Yeah, it's an active area of research. If I understand you well, the seeds you need to get life started on a planet requires not only solar system chemistry, where you have cosmic radiation that's interacting with ice in the meteorites to create this organic matter, but also the geochemistry, the chemistry that's happening at the interaction of a hot terrestrial or planetary surface, interacting with rocks and water and the chemistry that's happening then, putting those two together, and with the proper conditions, could then arise biology, right? So it's not only a closed planetary ecosystem that leads to life, it's this interaction of the planet with its outer solar system environment.

That's so cool. I could talk to you forever about meteorites and organic matter, but I think it's time that we opened the floor up to questions. I'm going to turn to my question screen, which is right here. The first question is from Michael Wong: "What is responsible for choosing the chiral 'handedness' of organic molecules in life?"

Most people from school, high school, have seen the long strands, you have an RNA, a base and phosphate, and it repeats. RNA, ribose, phosphate, base, and it goes on and on and on. But only one of those ribose, only the D mirror image is used. That's what caller Mr. Wong is asking about, how in the world can you get just one? Because if you go in the lab to make, let's say ribose, nonbiologically, like what happened before life, it wasn't a biased process. If you go in the lab now, and do the same thing, you'll get both. You'll get two hands, just like flipping a coin a thousand times. You can't get one coin, only heads.

Lately we see sugar derivatives, cousins of ribose, that has a lot more of one mirror image, and that's the D mirror image, and maybe it's coincidental now, but the D of the sugars is what life uses mostly. Is that a hint to the answer to that question? What else happened on the ancient Earth? That, what I described came from space, comes from space, what else happened on Earth? People are looking at that. Maybe if this worked, we could do more of it, and see the same thing over and over. I saw that phenomenon since 2001, but we just published it, but I've seen the same phenomenon in these sugar derivatives for over 15 years. People wondering, why the heck aren't you publishing it? You still, I still, you should still look at it in different ways.

There are so many questions that are pouring in right now. Thank you all for all these great questions. We're probably not going to have time to get through all of them, but we'll do the best we can. What is the next question here? Oh, it's a question by Jacob Haqq-Misra. Hello, Jacob, thank you for your questions. He asks, "What are the main geochemical differences between meteorites that originate from Earth compared to from Mars?"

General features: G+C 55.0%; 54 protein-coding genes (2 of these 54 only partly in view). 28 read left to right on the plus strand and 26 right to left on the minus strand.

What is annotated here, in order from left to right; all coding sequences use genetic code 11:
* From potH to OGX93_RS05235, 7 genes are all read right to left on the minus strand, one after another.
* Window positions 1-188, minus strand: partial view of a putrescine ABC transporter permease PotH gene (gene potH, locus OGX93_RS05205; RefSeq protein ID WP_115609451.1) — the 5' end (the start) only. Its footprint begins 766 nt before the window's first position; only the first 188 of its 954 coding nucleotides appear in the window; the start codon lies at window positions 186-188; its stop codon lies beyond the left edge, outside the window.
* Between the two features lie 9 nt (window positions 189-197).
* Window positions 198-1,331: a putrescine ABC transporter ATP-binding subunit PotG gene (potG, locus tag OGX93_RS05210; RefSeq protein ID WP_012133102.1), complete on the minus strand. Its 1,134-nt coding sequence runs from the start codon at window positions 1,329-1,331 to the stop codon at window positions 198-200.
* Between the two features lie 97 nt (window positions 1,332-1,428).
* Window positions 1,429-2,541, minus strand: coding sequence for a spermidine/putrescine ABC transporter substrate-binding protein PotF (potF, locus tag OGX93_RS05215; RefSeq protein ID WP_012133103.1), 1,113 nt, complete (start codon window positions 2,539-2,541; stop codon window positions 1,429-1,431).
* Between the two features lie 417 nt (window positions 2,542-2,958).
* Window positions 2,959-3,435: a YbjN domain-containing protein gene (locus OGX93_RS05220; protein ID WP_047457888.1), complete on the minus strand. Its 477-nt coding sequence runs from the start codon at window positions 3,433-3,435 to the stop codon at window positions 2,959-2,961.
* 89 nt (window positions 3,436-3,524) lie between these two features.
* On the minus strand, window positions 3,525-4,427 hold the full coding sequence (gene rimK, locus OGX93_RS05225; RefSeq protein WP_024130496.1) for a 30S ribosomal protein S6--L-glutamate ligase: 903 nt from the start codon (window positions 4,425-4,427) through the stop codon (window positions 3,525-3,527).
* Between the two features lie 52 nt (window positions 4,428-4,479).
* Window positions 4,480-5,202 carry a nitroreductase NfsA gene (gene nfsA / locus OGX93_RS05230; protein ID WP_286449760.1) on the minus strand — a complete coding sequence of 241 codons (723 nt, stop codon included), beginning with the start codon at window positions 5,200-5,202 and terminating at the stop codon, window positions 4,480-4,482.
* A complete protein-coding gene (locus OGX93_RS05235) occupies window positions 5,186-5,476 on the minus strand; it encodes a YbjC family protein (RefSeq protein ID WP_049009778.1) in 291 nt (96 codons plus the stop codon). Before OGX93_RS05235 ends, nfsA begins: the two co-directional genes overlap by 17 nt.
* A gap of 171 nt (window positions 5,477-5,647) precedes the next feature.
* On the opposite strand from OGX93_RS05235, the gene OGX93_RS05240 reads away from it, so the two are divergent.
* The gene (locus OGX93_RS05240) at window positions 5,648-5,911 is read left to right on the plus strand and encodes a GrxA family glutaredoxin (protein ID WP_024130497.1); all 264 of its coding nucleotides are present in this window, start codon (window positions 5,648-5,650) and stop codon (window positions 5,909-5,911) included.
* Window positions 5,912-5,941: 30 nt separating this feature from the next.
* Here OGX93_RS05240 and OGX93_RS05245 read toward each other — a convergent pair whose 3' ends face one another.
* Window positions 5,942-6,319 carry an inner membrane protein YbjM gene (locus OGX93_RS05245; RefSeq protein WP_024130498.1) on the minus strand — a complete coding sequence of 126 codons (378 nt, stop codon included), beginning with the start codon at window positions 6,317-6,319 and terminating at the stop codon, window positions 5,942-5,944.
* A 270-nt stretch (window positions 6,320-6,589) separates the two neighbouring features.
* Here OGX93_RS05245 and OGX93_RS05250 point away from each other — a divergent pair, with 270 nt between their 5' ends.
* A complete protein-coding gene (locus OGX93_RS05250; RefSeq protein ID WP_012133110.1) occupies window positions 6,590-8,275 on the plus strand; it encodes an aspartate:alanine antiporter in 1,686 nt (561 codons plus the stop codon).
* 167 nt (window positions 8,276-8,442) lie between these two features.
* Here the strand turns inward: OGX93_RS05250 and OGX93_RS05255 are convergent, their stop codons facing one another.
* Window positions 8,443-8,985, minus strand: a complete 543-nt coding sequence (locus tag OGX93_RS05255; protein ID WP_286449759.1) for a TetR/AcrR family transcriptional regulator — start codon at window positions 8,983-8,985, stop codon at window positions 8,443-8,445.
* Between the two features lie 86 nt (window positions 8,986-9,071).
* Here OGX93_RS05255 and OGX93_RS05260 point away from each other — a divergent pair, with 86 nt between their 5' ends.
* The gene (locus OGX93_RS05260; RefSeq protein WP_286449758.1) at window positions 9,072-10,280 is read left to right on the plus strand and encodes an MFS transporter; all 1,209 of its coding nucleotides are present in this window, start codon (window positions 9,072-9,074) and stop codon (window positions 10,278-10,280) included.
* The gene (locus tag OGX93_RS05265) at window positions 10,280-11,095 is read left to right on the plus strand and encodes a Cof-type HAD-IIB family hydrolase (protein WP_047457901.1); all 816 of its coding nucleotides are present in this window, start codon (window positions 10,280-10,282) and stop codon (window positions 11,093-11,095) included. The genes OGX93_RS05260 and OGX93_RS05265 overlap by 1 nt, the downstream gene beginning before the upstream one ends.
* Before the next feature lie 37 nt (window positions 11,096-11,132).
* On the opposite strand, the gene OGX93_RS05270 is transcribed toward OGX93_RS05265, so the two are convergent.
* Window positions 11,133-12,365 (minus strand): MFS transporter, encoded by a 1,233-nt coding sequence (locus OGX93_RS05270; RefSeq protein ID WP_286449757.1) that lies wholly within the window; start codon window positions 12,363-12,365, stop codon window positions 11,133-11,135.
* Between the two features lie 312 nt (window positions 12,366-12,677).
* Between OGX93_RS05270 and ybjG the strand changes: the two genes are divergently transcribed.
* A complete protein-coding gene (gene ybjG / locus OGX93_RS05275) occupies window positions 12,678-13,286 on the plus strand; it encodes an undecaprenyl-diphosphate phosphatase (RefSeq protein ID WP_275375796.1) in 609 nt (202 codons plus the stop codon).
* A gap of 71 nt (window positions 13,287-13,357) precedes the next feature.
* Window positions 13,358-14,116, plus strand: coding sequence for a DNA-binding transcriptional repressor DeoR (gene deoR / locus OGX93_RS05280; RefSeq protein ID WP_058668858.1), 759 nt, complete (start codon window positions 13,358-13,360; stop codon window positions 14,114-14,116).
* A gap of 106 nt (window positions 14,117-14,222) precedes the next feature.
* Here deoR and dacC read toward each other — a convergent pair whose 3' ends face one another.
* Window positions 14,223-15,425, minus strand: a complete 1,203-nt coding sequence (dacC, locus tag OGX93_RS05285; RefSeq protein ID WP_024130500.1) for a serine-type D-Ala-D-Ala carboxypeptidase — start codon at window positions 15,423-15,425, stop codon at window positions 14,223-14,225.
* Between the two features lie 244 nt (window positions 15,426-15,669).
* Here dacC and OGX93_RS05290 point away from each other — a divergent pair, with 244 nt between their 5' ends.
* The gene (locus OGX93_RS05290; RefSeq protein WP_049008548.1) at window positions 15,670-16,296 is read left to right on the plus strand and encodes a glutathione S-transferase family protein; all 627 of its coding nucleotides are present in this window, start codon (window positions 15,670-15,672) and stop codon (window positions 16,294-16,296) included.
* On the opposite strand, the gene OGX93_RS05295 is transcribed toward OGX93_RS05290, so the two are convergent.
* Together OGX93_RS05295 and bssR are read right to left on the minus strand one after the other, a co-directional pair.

Okay, well, going back again to before I started, and I mentioned the '97 paper, Cronin and Pizzarello. Before that, there was a paper looking at biological amino acids. Ingall and Mackell, and I forget the year, around 1990, of alanine, a biological amino acid. Again, people are always leery of biological, if you say there's an enantiomeric excess, but it was good work. We'll have to see about more about the biological amino acids. When you get to the '97 paper, Cronin and Pizzarello, as I said, some of the strange amino acids that are not in biology, that's there's no question that they came from space, so if you see an enantiomeric excess, you can say that's indigenous for a fact.

I just want to give the opportunity of having one last question before we end. That is, Damian Sternmann, hi Damian, thanks for your question. He is asking perhaps a more speculative question, because life on Earth and life on other terrestrial planets probably came from the same building blocks. He asks, "Do you think, and speculatively, would alien organisms also use peptides and DNA and similar stuff that we're made of?"

Even though so many uncertainties about life and information remain, the information-theoretical analysis convincingly highlights the extraordinary power of life: While information is both enormously valuable and exceptionally rare, the simple act of copying (possibly with small modifications) can create information seemingly for free. So, from an information perspective, only the first step in life is difficult. The rest is just a matter of time.

What are the biggest questions in science today: Can we cure cancer, solve the climate crisis, make it to Mars? For Nobel laureate Jack Szostak, the biggest question is still much more fundamental: What is the origin of life?

NEIL deGRASSE TYSON (Astrophysicist): A hellish, fiery wasteland,a molten planet hostile to life, yet somehow, amazingly, this is where we gotour start. How? How did the universe, our planet, how did we ourselves come tobe? How did the first sparks of life take hold here? Are we alone in thecosmos? Where did all the stars and galaxies come from? These questions are asancient as human curiosity itself. And on Origins, a four-part NOVAmini-series, we'll hunt for the answers. This search takes unexpected twistsand turns. Imagine meteors delivering Earth's oceans from outer space. Descendinto a toxic underworld where bizarre creatures hold clues to how life got itsstart. And picture the view when the newborn moon, 200,000 miles closer toEarth than today, loomed large in the night sky. This cosmic quest takes usback in time to within moments of the Big Bang itself and retraces the eventsthat created us, this place we call home and perhaps life elsewhere in thecosmos. Coming up tonight: the origins of life. 041b061a72